Conscientiousness Type

Natural Strengths: The Conscientiousness Type are analytical, logical, and highly structured. They value accuracy and spend time being the quality control person.  When something new is proposed, they will think through every detail of how it works and the process.  They are even tempered and very thorough. They make decisions carefully with plenty of research and information to back it up.  They have very high standards for both themselves and others. Because they focus on the details and see what many other styles do not, they tend to be good problem solvers or very creative people. Blind spots:  They can easily suffer "analysis paralysis," and struggle to make fast decisions.  They are bound by procedure and find it difficult to stray from order.  They are seen as getting too bogged down in the small details, making it difficult to see the next steps or big picture.  They need clear cut boundaries in order to feel comfortable at work, in relationships, or to take action.

In order to build more effective teams, increase alignment to goals and help propel your company to achieve its business goals more rapidly, developing an awareness of various work styles is critical.  This means understanding your own style, the style of others and how you both must adapt your styles to work better together.  In doing so you can leverage the strengths of each member of the team, increase productivity, decrease conflict and boost morale.

What’s the State of Your Workforce?

Gallup’s new 2017 State of the Workforce report tells us that not much has changed since the last survey in 2014, or frankly, in the last decade and half when Gallup started measuring engagement.  Only 33% of U.S. employees are engaged.  This rate of engagement rises quite significantly for organizations who place emphasis on being best in class.  At the world’s best organizations 70% of employee are engaged!  It’s clear the old command-and-control leadership style needs to go out the door.  It needs to change to one of high development and ongoing coaching conversations.  This is especially evident when you look at the following results.   Gallup’s survey found:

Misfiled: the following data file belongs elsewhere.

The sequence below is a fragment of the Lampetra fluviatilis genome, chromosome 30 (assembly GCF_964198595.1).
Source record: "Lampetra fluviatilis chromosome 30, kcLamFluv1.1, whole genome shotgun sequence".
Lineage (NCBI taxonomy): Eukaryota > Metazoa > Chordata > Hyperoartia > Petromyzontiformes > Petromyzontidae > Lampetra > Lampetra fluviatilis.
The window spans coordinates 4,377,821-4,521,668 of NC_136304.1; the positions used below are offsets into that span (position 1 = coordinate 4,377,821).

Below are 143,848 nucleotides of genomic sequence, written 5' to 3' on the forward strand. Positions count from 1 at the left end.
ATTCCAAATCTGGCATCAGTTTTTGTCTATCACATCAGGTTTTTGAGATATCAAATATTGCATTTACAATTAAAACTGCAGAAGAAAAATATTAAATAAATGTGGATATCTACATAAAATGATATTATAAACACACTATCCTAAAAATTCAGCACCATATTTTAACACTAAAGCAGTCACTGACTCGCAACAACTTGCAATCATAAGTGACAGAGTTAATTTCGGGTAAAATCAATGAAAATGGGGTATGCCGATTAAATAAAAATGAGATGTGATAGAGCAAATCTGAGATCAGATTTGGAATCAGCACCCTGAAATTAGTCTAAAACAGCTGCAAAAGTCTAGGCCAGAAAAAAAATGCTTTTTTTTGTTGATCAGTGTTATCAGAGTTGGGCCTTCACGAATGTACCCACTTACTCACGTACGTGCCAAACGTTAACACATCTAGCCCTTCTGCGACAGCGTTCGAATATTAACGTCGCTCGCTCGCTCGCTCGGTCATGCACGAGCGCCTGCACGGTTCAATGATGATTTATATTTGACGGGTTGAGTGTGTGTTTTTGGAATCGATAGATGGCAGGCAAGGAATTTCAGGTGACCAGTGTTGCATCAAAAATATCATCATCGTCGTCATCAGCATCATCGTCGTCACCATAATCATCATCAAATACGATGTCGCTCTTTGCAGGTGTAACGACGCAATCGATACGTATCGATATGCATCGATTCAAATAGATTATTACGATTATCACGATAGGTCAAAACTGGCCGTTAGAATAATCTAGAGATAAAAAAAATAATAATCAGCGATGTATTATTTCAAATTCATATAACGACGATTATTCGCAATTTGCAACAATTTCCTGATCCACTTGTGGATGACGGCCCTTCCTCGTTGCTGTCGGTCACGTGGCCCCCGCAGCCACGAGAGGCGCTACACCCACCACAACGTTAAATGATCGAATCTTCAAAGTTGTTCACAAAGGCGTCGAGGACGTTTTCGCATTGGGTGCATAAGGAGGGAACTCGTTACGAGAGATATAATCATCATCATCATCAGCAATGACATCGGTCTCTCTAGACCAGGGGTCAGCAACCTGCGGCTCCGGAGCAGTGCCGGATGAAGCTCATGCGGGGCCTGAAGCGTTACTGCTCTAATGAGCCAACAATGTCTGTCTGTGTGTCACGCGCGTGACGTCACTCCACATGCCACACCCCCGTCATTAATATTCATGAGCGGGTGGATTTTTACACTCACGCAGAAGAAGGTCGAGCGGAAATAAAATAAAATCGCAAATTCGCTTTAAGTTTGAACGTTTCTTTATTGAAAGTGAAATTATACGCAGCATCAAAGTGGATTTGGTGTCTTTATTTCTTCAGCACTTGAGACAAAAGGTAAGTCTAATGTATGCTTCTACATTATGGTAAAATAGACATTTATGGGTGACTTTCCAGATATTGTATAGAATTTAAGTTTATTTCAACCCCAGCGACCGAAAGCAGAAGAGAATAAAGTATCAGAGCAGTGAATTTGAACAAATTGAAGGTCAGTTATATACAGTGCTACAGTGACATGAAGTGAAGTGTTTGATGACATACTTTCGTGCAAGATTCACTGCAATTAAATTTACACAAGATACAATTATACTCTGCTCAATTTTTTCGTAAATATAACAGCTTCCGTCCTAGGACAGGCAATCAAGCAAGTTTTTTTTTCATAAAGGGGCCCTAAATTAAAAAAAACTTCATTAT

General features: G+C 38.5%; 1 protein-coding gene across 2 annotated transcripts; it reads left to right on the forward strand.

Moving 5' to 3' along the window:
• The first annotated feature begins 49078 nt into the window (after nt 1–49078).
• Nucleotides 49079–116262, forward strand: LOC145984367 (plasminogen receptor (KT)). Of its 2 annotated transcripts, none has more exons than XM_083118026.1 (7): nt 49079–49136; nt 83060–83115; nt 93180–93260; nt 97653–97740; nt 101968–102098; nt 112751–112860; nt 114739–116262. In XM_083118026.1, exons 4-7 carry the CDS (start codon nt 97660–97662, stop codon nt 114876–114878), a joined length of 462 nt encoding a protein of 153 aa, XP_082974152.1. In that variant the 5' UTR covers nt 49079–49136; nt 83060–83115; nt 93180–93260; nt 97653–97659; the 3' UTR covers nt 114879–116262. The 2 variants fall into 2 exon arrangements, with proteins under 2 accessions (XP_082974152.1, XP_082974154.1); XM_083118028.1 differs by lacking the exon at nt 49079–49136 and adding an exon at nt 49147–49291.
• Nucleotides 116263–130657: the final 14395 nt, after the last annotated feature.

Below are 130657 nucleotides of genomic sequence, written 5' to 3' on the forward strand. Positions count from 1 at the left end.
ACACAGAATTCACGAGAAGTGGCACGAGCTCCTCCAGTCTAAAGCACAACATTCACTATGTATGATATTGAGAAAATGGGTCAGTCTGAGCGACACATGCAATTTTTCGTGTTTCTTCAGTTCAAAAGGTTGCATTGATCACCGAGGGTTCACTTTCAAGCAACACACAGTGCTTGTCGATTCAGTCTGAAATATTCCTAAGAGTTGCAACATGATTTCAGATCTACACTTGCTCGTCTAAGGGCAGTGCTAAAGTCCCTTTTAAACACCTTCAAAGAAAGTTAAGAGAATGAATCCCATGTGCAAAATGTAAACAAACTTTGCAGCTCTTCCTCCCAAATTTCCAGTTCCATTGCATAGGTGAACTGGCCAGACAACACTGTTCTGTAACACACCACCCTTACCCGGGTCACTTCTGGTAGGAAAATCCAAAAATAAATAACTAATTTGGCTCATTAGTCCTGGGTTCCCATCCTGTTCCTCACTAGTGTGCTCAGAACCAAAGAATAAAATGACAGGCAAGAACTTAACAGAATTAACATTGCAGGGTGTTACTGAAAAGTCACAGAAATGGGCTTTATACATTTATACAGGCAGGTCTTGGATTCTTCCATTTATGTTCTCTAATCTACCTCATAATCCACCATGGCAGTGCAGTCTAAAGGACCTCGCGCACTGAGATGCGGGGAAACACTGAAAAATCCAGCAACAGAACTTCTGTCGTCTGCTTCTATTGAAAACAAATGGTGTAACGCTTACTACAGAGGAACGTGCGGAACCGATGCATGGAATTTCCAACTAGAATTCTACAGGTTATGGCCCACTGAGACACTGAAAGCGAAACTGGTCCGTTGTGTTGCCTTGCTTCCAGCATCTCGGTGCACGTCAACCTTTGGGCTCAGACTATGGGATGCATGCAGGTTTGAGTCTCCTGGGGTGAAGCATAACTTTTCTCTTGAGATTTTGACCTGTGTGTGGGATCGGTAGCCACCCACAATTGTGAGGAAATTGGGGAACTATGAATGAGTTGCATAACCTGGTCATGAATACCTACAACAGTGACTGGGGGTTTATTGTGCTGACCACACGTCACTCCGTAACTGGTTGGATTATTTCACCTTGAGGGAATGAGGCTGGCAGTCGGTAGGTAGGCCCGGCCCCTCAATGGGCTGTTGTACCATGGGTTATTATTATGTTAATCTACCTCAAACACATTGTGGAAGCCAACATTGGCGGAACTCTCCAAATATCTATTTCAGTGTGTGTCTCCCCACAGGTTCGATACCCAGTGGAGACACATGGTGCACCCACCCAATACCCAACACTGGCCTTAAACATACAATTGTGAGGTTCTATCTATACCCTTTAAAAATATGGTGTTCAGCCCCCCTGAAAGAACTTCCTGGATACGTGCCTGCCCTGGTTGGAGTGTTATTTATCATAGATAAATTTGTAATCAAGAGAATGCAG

• Only 22% of employees strongly agree the leadership of their organization has a clear direction for the organization.
  • Only 15% of employees strongly agree the leadership of their organization makes them enthusiastic about the future.
  • Only 13% of employees strongly agree the leadership of their organization communicates effectively with the rest of the organization.

Here are a few things employees need from their leaders and organizations:

Purposeful work- The new workforce wants to work for a company whose mission and culture reflects their core values and they won’t settle for one that doesn’t.  Take the time to understand employee values and motivators and how those show up in their daily work.  Explain to employees how they are making a difference and adding value for your customers, community, culture, company or team.